How we  got to now A brief history of Memorial Day

Why is it that cooking indoors is so often bemoaned by men as women’s work, but as soon as the heat source is moved outside…. “Man make fire, man cook meat.” 

Memorial Day is synonymous with outdoor cooking. It’s one of the three most popular grilling days of the year, second only to the most ‘Murica holiday of all, the 4th of July. 

Why is that? How did a holiday that was originally designed as a sorrowful reminder of some 600,000 dead Civil War soldiers become reduced, or possibly enhanced, to a day that makes middle aged men put on their worst cargo shorts and overcook hamburgers on the grill while the kids chuck potato salad at each other and mom has one too many margaritas. As always, we have to go back before we can go forward. 

The origins of Memorial Day are foggy at best. It’s a little like the Reuben sandwich, or socialism — everyone claims to have invented it, no one knows who actually did. Around 25 different places in the US claim to have come up with Memorial Day, according to the U.S. Department of Veteran Affairs. Most stories begin either during or shortly after the end of the Civil War. Macon and Columbus, Ga. both say they invented Memorial Day in 1866, as do Columbus Miss. and Richmond Va. Not to be outdone, the northern cities of Boalsburg, Penn. and Carbondale, Ill both cry ownership as well. Boalsburg says they held the first ceremony in 1864, and Carbondale has a stone plaque in one of their cemeteries stating the first ever Memorial Day celebration took place in that spot on April 29, 1866. A hundred years later President Lyndon Johnson proclaimed yet another city, Waterloo, New York, as the birthplace of Memorial Day. 

Much of the confusion stems from the informal nature of early ceremonies. The practice of placing flowers on the graves of soldiers has been around since way before Honest Abe, and as the graves multiplied in 1864-65, impromptu services became more and more common, especially so in the spring of 1865 as the war came to an end. 

The first time there was an official date for Memorial Day, then called Decoration Day, was in 1868. The holiday was celebrated nationally on May 30, and that date would remain the same for over a hundred years. After World War One the holiday was expanded to honor all US veterans, and Memorial Day remained mostly unchanged until 1968. 

That year congress passed the Uniform Monday Holiday Act, which changed the date of four US holidays, including Memorial Day, to predetermined Mondays. This created an annual three-day weekend at the end of May, just as the weather was in the Goldilocks zone. And that’s when the real BBQ began. The law went into affect in 1971 and almost immediately Americans began using the long weekend to celebrate the beginning of summer, rather than just remembering fallen soldiers. But while this change solidified what we think of as the modern definition of Memorial Day, it was not the first time Americans kinda, sorta forgot what the day was all about. The tension surrounding the true purpose of Memorial Day is nearly as old as the holiday itself.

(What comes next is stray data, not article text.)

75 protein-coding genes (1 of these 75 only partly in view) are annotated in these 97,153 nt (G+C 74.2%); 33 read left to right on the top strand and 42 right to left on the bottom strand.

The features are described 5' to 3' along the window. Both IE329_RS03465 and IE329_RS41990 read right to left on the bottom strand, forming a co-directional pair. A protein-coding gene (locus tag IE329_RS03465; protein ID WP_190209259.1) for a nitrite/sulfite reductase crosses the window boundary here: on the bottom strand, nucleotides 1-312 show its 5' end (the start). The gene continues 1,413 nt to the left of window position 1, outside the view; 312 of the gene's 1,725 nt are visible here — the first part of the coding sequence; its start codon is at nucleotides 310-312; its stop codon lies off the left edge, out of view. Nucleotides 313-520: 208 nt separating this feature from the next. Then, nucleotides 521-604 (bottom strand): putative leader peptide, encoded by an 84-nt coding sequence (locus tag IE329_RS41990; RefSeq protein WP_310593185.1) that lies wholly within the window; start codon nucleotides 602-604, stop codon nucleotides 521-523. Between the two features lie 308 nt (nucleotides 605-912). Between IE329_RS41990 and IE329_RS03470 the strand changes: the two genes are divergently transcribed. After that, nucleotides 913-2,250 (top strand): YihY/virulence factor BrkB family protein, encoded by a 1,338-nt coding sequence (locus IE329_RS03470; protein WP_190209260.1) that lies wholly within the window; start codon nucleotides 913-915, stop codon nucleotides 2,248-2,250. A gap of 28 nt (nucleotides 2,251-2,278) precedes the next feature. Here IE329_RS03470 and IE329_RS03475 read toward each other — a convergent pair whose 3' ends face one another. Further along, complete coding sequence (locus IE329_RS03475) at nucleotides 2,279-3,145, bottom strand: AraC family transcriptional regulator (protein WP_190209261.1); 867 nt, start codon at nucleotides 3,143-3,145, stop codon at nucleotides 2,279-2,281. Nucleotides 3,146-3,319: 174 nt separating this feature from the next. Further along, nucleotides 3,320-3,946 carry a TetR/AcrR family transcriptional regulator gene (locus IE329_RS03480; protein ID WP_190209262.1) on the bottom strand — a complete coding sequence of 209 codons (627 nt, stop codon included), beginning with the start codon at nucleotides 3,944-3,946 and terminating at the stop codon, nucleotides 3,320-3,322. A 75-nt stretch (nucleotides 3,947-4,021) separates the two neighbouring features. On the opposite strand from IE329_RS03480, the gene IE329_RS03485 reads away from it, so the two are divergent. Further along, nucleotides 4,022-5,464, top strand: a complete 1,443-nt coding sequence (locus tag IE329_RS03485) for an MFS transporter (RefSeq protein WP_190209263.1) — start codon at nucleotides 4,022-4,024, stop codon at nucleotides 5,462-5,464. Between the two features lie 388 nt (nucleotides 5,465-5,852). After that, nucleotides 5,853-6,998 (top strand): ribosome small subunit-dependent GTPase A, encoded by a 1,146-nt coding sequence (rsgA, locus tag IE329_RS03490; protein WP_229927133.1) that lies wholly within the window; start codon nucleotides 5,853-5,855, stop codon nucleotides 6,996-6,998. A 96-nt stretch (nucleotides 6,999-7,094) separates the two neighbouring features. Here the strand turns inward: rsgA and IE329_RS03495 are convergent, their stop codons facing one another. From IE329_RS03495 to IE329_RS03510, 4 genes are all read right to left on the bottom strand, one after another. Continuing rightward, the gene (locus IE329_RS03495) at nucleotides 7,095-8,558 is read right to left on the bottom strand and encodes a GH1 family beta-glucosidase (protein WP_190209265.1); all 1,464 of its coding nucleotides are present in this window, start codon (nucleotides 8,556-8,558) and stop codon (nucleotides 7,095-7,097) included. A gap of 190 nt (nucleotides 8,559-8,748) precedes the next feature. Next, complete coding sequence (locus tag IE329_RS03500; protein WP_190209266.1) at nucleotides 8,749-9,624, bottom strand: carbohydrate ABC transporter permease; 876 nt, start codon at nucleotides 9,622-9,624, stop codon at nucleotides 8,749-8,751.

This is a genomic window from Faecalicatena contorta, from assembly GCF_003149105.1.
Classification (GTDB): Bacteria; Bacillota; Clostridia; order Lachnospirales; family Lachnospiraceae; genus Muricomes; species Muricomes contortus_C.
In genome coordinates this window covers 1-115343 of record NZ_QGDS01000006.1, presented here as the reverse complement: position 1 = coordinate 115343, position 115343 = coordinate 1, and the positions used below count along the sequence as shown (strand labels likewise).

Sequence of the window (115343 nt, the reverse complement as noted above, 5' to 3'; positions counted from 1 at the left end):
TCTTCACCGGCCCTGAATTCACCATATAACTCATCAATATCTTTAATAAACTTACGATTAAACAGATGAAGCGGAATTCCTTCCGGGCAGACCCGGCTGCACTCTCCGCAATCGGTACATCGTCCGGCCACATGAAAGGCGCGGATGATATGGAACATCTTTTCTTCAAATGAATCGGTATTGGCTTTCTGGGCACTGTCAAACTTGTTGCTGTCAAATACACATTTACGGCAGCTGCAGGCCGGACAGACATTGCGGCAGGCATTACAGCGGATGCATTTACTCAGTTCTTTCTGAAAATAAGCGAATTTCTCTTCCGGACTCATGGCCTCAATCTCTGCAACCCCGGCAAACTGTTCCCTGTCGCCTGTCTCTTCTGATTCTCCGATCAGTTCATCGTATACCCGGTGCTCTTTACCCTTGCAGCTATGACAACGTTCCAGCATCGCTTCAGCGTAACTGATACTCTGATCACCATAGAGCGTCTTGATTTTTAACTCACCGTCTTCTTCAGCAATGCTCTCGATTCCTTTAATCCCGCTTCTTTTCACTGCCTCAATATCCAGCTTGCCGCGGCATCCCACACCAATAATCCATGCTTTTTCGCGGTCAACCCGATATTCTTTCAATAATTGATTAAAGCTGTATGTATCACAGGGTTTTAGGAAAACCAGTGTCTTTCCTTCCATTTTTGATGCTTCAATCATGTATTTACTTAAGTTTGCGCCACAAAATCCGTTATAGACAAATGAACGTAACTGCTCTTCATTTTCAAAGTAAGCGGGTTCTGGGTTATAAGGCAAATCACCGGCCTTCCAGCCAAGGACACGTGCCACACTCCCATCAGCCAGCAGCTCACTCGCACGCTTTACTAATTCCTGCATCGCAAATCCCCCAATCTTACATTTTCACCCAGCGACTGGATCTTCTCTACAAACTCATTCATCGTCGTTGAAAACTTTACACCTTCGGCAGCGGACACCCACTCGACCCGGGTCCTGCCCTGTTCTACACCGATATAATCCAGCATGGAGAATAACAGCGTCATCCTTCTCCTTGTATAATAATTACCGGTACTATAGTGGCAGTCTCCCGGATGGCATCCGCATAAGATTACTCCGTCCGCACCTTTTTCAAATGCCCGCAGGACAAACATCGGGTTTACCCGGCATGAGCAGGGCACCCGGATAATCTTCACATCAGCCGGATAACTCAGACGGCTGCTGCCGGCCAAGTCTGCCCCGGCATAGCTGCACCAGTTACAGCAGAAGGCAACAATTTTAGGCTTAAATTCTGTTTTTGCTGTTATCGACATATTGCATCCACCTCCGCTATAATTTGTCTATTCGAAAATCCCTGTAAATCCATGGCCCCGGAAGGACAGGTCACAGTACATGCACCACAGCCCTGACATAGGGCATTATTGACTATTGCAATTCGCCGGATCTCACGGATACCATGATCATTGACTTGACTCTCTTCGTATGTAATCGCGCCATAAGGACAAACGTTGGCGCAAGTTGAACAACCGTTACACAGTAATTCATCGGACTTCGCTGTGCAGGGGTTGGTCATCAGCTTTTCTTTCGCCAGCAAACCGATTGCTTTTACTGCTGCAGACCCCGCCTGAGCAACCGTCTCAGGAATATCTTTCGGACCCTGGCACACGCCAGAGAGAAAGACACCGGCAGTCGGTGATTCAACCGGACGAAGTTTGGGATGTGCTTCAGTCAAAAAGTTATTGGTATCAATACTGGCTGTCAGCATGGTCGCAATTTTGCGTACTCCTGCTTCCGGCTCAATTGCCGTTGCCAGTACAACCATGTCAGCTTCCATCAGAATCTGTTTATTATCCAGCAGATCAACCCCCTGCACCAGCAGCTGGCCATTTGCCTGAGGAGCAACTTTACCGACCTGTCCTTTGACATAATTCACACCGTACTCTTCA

In the early 20th century surviving Civil War veterans who belonged to a fraternal society called the Grand Army of the Republic, started getting miffed with Memorial Day celebrations. They thought younger generations had no respect for the nature of the holiday. It was supposed to be filled with sorrow and self-reflection, but those damn kids just wanted to drink their illegal booze and go swimming in pinstriped onesies. It’s funny to think that the generation those Civil War veterans were talking about would birth the generation that is today more connected with Memorial Day than any other group of Americans. 

It’s a trend as old as time, every generation thinks the one after them will ruin the world. We’re saying it right now about Gen Z, just like the crotchety Civil War vets were saying about the flappers in 1920. Even the granddaddy of them all, the Greatest Generation, was maligned by their elders. 

War correspondent Robert Sherrod wrote in 1943 that he didn’t think the generation of boys called on to fight the Axis was tough enough to get the job done. They were soft, spoiled, never-serious playboys who had no idea what they were getting into. He wrote that while he was on a ship in the South Pacific filled with Marines heading to Tarawa. Imagine someone having that opinion of the Greatest Generation today. 

Maybe that’s why we use Memorial Day as an excuse to eat grilled meat and drink too much beer. We are a nation of never-serious playboys, but we learned it from the best, or more appropriately, from the greatest. The cavalier attitude of American culture is well deserved, and Memorial Day is the perfect manifestation of that attitude. So this year, double the size of your burgers and stop for a second to think about all the vets that made the weekend possible. 

It’s America — you can do both. 

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